The last question (assuming that the court reaches this issue) may come down to how the court frames the issues. Anybody who follows recent American politics knows how multiple Republican consultants have looked at the work of George Orwell and drawn inspiration from the Ministry of Truth in 1984. One thing that they have made abundantly clear is that the answer to a political question depends upon how the question is framed. While true in the battle for public opinion (whether the estate tax is seen as a "death tax" or a "greedy heirs tax" matters to whether people support it), it is normally less true in legal cases. This case unfortunately is an exception to the rule.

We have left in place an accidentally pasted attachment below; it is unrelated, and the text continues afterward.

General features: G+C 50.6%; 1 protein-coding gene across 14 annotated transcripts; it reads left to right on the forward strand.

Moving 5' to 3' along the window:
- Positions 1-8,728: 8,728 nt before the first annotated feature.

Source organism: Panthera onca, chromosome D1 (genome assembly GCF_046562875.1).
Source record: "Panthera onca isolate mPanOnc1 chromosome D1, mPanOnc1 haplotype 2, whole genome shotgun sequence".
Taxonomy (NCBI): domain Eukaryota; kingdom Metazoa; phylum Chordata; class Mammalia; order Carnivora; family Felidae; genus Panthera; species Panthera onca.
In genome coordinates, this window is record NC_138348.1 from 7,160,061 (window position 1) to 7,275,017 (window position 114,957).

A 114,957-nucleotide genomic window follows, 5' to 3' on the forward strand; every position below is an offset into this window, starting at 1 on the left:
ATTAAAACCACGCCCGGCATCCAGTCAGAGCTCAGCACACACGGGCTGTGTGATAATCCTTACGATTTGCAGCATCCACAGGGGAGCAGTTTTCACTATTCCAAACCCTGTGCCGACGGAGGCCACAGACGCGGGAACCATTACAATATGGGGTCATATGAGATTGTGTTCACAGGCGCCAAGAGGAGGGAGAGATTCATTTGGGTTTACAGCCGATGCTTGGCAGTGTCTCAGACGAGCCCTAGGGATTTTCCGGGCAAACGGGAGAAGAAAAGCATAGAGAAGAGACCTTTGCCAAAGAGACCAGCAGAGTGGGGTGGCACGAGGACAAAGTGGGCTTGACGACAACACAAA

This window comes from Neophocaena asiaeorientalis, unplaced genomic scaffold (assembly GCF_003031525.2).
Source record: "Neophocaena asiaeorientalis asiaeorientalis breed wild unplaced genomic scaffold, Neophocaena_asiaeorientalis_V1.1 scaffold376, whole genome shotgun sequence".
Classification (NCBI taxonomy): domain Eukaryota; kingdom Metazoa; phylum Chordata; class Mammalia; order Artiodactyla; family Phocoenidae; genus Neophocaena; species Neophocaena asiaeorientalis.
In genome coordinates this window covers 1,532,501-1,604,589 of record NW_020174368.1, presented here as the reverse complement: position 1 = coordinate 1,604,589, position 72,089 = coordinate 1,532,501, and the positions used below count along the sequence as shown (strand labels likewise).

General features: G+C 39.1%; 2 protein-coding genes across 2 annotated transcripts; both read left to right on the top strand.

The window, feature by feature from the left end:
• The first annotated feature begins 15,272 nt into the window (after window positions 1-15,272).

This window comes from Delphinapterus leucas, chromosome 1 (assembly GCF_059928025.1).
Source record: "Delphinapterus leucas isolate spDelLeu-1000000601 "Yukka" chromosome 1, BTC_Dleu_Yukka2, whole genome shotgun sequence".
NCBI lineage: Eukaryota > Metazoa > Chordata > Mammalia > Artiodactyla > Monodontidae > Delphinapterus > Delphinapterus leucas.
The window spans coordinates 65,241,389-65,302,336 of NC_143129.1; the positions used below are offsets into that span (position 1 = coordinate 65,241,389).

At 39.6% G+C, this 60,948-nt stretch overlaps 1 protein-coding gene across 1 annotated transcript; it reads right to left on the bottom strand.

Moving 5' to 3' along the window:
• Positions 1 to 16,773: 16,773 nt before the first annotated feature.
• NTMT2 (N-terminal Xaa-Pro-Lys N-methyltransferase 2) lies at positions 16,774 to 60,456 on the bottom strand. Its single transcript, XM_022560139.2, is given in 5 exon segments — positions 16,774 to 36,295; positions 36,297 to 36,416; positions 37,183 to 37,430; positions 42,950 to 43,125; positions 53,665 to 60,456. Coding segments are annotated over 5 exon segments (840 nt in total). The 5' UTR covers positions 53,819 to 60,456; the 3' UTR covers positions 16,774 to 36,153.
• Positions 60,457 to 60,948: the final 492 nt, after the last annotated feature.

The corporations want to frame this issue as they are being forced to pay to give their employees access to "immoral" contraceptives separate from the rest of the requirement to provide insurance. The government wants to frame this issue as the companies being required to provide insurance coverage to employees as part of the "salary" of the employee. How, the employee uses this insurance coverage is up to the employee. If potential misuse of an employee's salary allowed an employer to refuse to pay that salary, then an employer should be free to replace a pay check with a series of non-transferable vouchers to assure that the employee does not use their pay to purchase alcohol or cigarettes or questionable literature or guns or gas-guzzling vehicles or high-fat food or to gamble.